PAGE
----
United States District Court, D. Massachusetts
MEMORANDUM AND ORDER
DOUGLAS P. WOODLOCK, UNITED STATES DISTRICT JUDGE.
question presented is whether Mass. Gen. Laws ch. 175, §
99 assures property damage coverage for an innocent named
insured when an unnamed co-insured resident of the premises
they share intentionally sets those insured premises afire.
Plaintiff Susan Shepperson, the named insured of the
insurance policy before me, seeks to establish that she is
entitled to coverage irrespective of whether the fire which
damaged her residence was caused by her son, who I find to be
an unnamed co-insured and also a resident of the premises.
Concluding that the policy may not exclude coverage for Ms.
Shepperson as an innocent co-insured, I will grant her
summary judgment establishing the insurer's liability on
her contract claim.
reaching my conclusion that the insurer is liable on the
contract claim, I have followed a somewhat different path
from that pursued by Ms. Shepperson in her motion. I conclude
first that by its plain terms, the policy does exclude
coverage. I nevertheless also conclude that such an exclusion
is barred under Massachusetts law. Once the illegal exclusion
is excised from the policy, Ms. Shepperson is entitled to
coverage, so long as she was innocent of involvement in the
fire which caused the injury for which she seeks damages. I
find she is an innocent insured entitled to damages. The
amount of damages is not yet ripe for resolution. I will
consequently look to the parties to formulate a plan for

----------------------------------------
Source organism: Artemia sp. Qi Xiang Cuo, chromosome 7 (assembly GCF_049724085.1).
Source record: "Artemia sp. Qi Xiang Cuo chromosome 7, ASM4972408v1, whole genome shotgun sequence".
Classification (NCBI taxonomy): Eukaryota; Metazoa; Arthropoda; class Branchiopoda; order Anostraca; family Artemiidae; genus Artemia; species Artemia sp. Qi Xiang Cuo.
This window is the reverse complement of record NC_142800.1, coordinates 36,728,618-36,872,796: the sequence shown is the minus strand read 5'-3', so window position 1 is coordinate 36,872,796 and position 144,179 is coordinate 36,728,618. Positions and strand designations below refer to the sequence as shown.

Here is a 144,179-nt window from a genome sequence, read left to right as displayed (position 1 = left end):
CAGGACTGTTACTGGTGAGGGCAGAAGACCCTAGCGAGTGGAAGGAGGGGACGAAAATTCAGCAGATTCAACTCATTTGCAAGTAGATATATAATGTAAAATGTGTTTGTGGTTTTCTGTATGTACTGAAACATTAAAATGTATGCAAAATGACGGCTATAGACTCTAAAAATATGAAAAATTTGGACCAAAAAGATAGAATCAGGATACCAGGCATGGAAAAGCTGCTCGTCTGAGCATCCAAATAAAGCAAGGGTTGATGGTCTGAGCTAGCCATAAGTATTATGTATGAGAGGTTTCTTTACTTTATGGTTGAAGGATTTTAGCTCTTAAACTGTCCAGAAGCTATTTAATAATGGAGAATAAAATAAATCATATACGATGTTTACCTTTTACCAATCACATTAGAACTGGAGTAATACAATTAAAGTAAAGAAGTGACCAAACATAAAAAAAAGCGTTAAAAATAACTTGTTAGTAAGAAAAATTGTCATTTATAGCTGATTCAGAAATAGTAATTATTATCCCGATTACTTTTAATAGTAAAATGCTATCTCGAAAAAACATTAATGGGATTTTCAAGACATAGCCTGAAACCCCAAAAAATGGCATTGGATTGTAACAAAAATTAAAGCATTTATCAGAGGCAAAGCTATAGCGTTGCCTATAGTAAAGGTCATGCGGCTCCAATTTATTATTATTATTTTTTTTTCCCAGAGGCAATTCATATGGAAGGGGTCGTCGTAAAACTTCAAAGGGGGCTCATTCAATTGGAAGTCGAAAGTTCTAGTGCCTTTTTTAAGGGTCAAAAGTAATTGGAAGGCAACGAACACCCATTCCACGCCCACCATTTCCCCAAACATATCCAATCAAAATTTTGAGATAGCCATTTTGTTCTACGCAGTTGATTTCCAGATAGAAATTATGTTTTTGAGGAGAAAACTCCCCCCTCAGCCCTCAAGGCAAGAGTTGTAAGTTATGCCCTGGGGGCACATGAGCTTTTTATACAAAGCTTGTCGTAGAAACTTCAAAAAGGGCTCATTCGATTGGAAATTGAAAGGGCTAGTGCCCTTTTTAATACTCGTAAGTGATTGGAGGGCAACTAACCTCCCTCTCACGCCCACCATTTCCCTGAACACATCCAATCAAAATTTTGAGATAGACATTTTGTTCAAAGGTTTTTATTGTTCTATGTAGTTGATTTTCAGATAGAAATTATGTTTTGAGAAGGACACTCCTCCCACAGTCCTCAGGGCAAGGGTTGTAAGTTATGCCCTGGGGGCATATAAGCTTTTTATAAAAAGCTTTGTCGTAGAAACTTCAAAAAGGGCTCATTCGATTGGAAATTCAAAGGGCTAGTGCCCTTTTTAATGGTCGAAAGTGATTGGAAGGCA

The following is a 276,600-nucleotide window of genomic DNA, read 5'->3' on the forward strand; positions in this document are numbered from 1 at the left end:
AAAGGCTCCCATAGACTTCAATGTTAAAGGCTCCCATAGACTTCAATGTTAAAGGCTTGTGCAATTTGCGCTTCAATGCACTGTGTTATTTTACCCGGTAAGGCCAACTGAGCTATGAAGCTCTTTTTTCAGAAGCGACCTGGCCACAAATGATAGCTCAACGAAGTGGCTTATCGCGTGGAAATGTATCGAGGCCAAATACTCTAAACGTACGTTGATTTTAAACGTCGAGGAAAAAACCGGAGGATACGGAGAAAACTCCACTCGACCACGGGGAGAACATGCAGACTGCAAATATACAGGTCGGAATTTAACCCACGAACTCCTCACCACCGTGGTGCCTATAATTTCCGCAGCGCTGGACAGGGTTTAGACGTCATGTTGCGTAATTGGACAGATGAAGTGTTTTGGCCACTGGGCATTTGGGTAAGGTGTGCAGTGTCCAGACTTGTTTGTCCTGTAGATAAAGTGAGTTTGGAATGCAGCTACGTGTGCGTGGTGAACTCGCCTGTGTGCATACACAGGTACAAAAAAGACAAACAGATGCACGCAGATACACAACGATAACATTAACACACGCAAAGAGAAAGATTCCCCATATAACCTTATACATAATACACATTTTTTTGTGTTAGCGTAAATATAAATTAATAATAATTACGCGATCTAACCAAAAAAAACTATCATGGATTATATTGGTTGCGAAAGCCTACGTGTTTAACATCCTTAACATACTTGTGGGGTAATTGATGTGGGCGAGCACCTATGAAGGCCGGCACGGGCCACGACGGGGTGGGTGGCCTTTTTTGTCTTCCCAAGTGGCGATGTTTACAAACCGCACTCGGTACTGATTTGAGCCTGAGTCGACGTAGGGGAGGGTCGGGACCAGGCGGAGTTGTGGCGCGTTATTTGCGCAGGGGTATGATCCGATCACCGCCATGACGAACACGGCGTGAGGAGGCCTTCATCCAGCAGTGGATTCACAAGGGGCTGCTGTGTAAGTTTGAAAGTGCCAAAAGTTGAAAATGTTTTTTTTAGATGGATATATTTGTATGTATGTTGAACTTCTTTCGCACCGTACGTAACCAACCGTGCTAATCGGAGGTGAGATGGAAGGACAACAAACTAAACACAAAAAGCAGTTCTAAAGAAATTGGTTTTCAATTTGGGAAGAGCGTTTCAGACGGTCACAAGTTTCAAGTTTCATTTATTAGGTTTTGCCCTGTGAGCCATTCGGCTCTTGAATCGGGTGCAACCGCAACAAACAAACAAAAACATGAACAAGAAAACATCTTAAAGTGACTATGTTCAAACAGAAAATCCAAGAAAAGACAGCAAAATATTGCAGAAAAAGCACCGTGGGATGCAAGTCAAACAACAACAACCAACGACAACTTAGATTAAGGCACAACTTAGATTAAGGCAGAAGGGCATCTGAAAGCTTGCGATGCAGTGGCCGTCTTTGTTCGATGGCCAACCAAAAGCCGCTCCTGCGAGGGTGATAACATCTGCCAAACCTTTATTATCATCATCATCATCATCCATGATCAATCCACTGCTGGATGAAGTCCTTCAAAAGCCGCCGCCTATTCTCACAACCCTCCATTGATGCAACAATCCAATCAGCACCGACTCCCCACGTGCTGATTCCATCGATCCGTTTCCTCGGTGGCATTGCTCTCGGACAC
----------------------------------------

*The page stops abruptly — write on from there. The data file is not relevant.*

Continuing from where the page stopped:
resolving the issues that remain outstanding following my
grant of Ms. Shepperson's motion for partial summary
judgment so as to bring this case to final judgment promptly.
Shepperson is the sole owner of the residential property
located at 47 Larchmont Road in Salem, Massachusetts
(“the premises”). She maintained a
homeowner's insurance policy (“the policy”)
with Defendant, Metropolitan Property and Casualty Insurance
Co., identified as policy number 1190421841; the policy
coverage was effective July 13, 2015 to July 13, 2016. The
policy provided coverage for the premises. Ms. Shepperson is
the sole named insured on the policy.
policy included, in relevant part, the following language:
terms of this policy impose joint obligations on all persons
defined as you. This means that the
responsibilities, acts and failures to act of a person
defined as you will be binding upon another
person defined as you.
and “your” mean:
1. the person or persons named in the Declarations and if a
resident of the same household:
A. the spouse of such person or persons;
B. the relatives of either; or
C. any other person under the age of twenty-one in the care
of any of the above . . . .
SECTION I - LOSSES WE COVER
(SPECIAL PERILS) . . .
COVERAGE A - DWELLING AND COVERAGE B - PRIVATE
STRUCTURES We will pay for sudden and accidental
direct physical loss or damage to the property described in
Coverages A and B, except as excluded in SECTION I -
LOSSES WE DO NOT COVER. COVERAGE C -
PERSONAL PROPERTY We will pay for sudden and
accidental direct physical loss or damage to the property
described in Coverage C when loss or damage is caused by
SECTION I - BROAD NAMED PERILS, except as
excluded in SECTION I - LOSSES WE DO NOT
SECTION I - LOSSES WE DO NOT COVER
We do not insure under any Section I
coverage for any loss which would not have happened in the
absence of one or more of the following excluded events. We
do not insure for any such loss regardless of:
(a) the cause of the excluded event;
(b) other causes of the loss; or